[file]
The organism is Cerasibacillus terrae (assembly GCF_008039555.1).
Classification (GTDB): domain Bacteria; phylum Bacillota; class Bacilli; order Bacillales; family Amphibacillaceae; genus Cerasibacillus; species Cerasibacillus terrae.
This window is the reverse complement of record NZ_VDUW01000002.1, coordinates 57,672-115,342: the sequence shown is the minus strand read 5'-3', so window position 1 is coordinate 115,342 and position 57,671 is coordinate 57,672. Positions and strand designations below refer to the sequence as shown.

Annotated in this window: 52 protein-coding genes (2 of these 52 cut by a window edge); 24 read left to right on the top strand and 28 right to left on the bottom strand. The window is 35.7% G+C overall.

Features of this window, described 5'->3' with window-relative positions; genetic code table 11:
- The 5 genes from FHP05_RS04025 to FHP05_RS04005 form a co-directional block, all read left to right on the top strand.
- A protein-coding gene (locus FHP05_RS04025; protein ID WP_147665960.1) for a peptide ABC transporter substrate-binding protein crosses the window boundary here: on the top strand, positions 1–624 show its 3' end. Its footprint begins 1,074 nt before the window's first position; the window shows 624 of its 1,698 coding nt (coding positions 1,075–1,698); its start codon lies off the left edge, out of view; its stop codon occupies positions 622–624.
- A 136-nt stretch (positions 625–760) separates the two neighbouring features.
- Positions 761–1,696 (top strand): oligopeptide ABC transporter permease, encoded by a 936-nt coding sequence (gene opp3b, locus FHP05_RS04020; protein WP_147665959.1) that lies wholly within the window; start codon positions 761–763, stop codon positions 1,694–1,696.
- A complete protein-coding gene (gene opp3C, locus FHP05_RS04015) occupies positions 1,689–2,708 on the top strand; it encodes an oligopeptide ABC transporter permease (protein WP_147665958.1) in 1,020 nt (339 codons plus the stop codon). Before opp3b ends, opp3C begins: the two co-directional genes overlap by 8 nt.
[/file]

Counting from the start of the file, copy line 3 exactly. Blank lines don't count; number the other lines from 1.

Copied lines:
This window is the reverse complement of record NZ_VDUW01000002.1, coordinates 57,672-115,342: the sequence shown is the minus strand read 5'-3', so window position 1 is coordinate 115,342 and position 57,671 is coordinate 57,672. Positions and strand designations below refer to the sequence as shown.